If you are more of a video tutorial kind of person, there are some out there if you search YouTube. I wish I had thought about doing it as I went, but I wasn't sure how it was going to turn out.
If you hve any questions about the details, please reach out!
Thanks for reading and I hope you enjoy the rest of your summer! ~Pam
It's almost over! Since we moved last summer, this year seems like it's just a continuation of last year! Needless to say, I'm ready for a break. We are ALL ready for a break! Which is why I wanted to write a quick post on how we can finish up the year strong. This is to help you AND hold myself accountable for practicing what I preach. 😉
The order of these tips might be different for you, choose what works best based on where you are now. If you have any tips that work for you, please share in the comments or tag me on your favorite social media platforms. I love getting ideas from my like-minded educators!
1. Pace Yourself
Your to-do list can get really long at the end of the year, so make sure to pace yourself.
Prioritize your list and put them on your calendar so you aren't running around like a crazy person the last week of school. You want to enjoy the excitement of the promise of summer with your students and coworkers, not just focusing on what I like to call the end of the year scavenger hunt.
Tools that can help you prioritize your to-do list:
2. Start Organizing Your Files
If you are leaving your district, you have to try Google Takeout so you can keep those files you've worked so hard on throughout the year(s). *Find out more about it here.
If you are a desktop saver (no judgement), I suggest creating a folder on your desktop called something like "Desktop items 20-21" so you can drag the entire folder into your personal Google Drive or onto a flash drive. I like to go through the files first and trash what I don't need, but if you don't have time right now, at least you know where it is even after you have to turn in your laptop or move to a new school.
3. Create a Summer Wishlist
We all need something to look forward to right now! I like to create a personal and professional summer bucket list and add to as things pop into my head while dreaming about those no alarm days of summer!
I'm a PD geek, so I also like to make a list of trainings or certifications I'd like to participate in to make the next year better. I'm finishing up year 23, and I still love learning new things!
Bucket List Tracker Ideas:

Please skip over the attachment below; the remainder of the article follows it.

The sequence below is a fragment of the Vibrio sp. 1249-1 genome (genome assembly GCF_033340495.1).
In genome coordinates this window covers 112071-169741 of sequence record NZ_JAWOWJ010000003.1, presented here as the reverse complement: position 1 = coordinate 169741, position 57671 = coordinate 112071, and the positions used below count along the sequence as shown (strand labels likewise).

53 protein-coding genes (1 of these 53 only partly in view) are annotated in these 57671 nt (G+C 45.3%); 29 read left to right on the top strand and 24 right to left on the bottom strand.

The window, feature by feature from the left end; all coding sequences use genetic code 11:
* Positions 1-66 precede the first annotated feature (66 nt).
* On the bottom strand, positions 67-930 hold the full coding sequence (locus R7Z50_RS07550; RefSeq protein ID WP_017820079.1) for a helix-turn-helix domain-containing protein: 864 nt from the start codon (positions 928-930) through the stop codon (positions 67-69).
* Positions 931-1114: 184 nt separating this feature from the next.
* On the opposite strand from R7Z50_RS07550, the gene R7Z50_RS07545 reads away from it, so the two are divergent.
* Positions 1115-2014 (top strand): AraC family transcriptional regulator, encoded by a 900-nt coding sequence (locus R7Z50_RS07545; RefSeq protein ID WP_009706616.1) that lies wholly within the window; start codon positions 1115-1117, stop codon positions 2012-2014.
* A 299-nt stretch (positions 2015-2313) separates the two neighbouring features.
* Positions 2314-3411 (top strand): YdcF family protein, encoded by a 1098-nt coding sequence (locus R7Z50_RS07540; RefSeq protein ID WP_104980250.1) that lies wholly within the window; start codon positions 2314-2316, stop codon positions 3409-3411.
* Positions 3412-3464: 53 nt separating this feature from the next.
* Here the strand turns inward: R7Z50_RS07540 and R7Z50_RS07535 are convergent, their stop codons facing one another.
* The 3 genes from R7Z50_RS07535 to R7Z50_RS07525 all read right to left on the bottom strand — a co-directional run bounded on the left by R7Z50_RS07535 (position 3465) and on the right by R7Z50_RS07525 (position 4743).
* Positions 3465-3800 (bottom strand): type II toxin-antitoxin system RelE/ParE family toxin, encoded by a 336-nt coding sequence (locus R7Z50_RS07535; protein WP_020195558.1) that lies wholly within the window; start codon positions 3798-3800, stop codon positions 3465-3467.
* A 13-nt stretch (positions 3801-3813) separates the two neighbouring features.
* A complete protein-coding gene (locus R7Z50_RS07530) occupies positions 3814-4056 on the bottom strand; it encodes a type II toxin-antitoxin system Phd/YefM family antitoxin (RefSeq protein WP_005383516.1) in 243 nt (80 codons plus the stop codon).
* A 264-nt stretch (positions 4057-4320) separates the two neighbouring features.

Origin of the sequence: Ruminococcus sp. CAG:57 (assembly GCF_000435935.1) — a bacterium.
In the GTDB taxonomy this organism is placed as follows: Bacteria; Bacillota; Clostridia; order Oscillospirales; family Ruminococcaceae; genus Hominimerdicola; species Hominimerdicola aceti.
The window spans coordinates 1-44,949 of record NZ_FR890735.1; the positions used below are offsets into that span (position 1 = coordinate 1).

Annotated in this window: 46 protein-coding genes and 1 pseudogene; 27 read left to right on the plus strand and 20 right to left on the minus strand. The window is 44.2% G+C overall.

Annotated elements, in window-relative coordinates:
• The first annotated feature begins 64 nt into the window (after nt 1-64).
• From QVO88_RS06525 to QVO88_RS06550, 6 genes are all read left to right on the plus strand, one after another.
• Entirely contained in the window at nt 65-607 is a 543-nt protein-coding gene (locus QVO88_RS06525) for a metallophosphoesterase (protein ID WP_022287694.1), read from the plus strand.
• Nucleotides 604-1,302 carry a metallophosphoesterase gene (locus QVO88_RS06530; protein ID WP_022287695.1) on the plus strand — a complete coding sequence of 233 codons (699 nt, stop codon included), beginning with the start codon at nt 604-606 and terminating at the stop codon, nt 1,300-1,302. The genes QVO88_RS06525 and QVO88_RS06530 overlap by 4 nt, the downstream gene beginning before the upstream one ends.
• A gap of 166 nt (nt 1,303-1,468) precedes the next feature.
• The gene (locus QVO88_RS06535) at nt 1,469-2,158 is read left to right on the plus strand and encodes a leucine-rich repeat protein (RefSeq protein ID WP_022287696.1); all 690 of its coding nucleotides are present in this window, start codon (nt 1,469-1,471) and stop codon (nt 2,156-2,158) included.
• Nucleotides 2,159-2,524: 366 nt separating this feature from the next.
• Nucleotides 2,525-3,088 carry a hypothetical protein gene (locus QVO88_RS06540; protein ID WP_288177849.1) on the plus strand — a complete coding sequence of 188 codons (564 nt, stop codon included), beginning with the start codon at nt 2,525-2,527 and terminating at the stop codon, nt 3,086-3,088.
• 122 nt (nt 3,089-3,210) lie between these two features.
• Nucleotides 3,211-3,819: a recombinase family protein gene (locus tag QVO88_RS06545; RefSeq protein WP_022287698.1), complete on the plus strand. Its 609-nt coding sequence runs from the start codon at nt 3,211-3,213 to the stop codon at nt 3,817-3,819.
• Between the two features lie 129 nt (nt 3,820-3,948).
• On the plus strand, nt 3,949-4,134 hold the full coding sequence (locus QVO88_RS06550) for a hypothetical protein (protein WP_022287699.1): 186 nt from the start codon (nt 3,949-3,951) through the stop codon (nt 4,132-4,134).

5. Make Self-Care a Priority
You are tired, all educators are tired. It's been a long year that might seem like it will never end, but like all things, it will. We have to take time to take care of ourselves to stay healthy and productive as we finish up the year. Here are some of the tips that have helped me, maybe they will help you too.
If you want more tips, I highly suggest Dan Tricarico's The Zen Teacher and Sanctuaries.
Summer PD for me! I will take a break here and there, but I'm a PD geek and I love using summer to brainstorm ideas. I don't know about you, but I don't have the mental capacity during the school year to really let me imagination go. I'm also going to spend time with friends and family, as well as going on our (postponed from last summer) trip to Nicaragua. I can't wait!
You'll see some pool or beachside #booksnaps soon!
I wish you all the best of luck with the end of the year and I hope you will take some time for yourself so you feel refreshed when you walk back into the school building next Fall! ~Pam
Other popular posts:
The school year that will never end...
Okay, we know that's not really true, but it has seemed like an eternity since we started school last fall! This post isn't to remind us of WHY it seems that way... I just want to share some new tips, tools, and strategies I've learned (or revisited) over the last couple of months to help you get through the rest of the school year with a little more enthusiasm. 😉
Some of the tools I share below aren't necessarily new, but they are ones that have moved to the top my to-do list! If you already use these, check out these podcasts to find something else you might be needing.
Shake Up Learning Show, Episode 95 [EPIC Digital Tools I Can't Live Without]
House of Edtech, Episode 170 [2020 Smackdown]
Cult of Pedagogy, Episode 161 [6 Ed Tech Tools to Try in 2021]
Top 5 Tools to Checkout!
1. Mote [justmote.me]
Mote "enables voice note feedback within Google Classroom, Docs, Sheets, and Slides. It's a Chrome Extension that makes it easy for anyone to add voice notes and feedback to documents and assignments." It is a "free-mium" program, so you can still get unlimited recordings that are 30 seconds or shorter.
2. Glide [glideapps.com]
My friend Jen Hall showed me this at least a year ago, and I haven't made the time to give it a try yet. She created an app for herself using this site and it's awesome (check it out here)! You can build an app right from Google Sheets. You have to see it to believe it!
This one is also "free-mium", so see what works for you.
3. Jamboard [jamboard.google.com]